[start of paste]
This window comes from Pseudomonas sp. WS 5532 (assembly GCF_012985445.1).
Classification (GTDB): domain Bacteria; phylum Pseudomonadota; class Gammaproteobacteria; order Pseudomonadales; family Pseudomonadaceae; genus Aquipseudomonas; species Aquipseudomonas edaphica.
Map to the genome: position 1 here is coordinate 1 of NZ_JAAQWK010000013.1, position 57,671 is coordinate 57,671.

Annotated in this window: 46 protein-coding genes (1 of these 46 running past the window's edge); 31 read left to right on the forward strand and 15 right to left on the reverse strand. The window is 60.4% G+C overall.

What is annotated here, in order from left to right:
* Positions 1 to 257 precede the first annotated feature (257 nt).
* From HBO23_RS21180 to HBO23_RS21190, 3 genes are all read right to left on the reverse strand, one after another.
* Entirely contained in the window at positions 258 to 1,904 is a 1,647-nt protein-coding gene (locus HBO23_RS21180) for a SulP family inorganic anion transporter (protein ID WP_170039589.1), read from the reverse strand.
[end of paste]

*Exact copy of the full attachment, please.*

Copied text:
This window comes from Pseudomonas sp. WS 5532 (assembly GCF_012985445.1).
Classification (GTDB): domain Bacteria; phylum Pseudomonadota; class Gammaproteobacteria; order Pseudomonadales; family Pseudomonadaceae; genus Aquipseudomonas; species Aquipseudomonas edaphica.
Map to the genome: position 1 here is coordinate 1 of NZ_JAAQWK010000013.1, position 57,671 is coordinate 57,671.

Annotated in this window: 46 protein-coding genes (1 of these 46 running past the window's edge); 31 read left to right on the forward strand and 15 right to left on the reverse strand. The window is 60.4% G+C overall.

What is annotated here, in order from left to right:
* Positions 1 to 257 precede the first annotated feature (257 nt).
* From HBO23_RS21180 to HBO23_RS21190, 3 genes are all read right to left on the reverse strand, one after another.
* Entirely contained in the window at positions 258 to 1,904 is a 1,647-nt protein-coding gene (locus HBO23_RS21180) for a SulP family inorganic anion transporter (protein ID WP_170039589.1), read from the reverse strand.